II. In sharing out the work of preaching the gospel amongst the three ministers of the circumcision, his lot fell amongst the Jews in Babylon. James's lot was amongst the Jews in Palestine and Syria: and John's amongst the Hellenists in Asia.

III. Now amongst the Jews in Babylon were mixed the Israelites of the ten tribes; and to them did the gospel come by the ministry of St. Peter, as I have shewn more at large in another treatise.

To this, therefore, have the words of our Saviour a plain reference; namely, putting Peter in mind, that whereas he had, with so much confidence and assurance of himself, made such professions of love and constancy beyond the other disciples, pretending to a wonderful resolution of laying down his very life in that behalf, that he would now shew his zeal and courage in 'feeding the sheep' of Christ:--"Thou canst not, Simon, lay down thy life for me, as thou didst once promise; for I have myself laid down my own life, and taken it up again. 'Feed thou my sheep,' therefore; and be ready to lay down thy life for them, when it shall come to be required of thee."

So that what is here said does not so much point out Peter's primacy, as his danger; nor so much the privilege as the bond of his office, and at last his martyrdom: for that our Saviour had this meaning with him, is plain, because, immediately after this, he tells him by what death he should glorify God, verse 18.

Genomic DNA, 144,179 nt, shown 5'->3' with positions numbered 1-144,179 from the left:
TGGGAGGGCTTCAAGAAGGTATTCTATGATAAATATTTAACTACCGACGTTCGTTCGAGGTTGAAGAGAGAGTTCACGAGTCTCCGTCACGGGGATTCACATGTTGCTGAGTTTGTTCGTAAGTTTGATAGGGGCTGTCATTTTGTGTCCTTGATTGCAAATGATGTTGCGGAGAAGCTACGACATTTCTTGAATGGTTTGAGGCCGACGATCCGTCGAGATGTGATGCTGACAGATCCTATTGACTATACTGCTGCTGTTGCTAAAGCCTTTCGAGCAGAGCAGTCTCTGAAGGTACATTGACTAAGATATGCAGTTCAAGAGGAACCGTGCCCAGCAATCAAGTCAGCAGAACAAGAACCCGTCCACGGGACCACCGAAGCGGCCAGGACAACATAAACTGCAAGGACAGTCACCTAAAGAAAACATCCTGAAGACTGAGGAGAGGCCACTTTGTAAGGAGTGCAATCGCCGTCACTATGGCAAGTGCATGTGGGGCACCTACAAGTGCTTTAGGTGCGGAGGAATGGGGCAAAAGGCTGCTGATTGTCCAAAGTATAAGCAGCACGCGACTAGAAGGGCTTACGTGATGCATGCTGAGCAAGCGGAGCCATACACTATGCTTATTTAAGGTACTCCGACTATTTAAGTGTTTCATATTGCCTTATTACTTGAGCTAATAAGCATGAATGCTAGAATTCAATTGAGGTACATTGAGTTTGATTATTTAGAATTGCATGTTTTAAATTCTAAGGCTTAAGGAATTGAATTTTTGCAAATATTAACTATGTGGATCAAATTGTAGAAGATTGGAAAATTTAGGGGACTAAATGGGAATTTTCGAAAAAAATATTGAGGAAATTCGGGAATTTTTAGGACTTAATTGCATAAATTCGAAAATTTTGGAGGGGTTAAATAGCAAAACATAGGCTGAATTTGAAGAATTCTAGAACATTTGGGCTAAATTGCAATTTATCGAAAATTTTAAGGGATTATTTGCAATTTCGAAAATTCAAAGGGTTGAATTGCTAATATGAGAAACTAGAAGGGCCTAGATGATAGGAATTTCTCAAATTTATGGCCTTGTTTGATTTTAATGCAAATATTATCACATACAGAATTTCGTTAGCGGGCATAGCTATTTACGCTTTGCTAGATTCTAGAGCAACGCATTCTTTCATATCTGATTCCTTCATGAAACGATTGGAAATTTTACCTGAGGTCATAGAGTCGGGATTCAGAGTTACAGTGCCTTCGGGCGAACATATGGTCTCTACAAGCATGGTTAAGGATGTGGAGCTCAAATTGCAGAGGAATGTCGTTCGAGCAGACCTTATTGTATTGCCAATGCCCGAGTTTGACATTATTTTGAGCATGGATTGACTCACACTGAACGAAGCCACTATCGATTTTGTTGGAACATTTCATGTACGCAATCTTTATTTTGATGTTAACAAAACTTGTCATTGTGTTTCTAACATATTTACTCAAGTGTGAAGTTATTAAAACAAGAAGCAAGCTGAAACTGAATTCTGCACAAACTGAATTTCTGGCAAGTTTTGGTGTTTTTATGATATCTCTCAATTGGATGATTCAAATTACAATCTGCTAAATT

24. This is the disciple which testifieth of these things, and wrote these things: and we know that his testimony is true.

[And we know that his testimony is true.] The evangelist had said before, chapter 19:35, "He knoweth that he saith true"; and here in this place he changeth the person, saying, "We know that his testimony is true."

I. One would believe that this was an idiotism in the Chaldee and Syriac tongue, to make 'We' know, and 'I' know, the same thing: which is not unusual in other languages also; Joshua 2:9, I know. The Targumist hath which you would believe to be We know. 1 Samuel 17:28, I know. Targumist, We know.

II. We suppose the evangelist, both here and chapter 19:35, referreth to an eyewitness. For in all judicial causes the ocular testimony prevailed. If any person should testify that he himself saw the thing done, his witness must be received: for true when it is said of any testimony, does not signify barely that which is true, but that which was to be believed and entertained for a sure and irrefragable evidence. So that the meaning of these words is this: "This is the disciple who testifies of these things and wrote them: and we all know that such a testimony obtains in all judgments whatever; for he was an eyewitness, and saw that which he testifies."

« Prev Chapters 20 and 21 Next »

Advertisements


| Define | Popups: Login | Register | Prev Next | Help |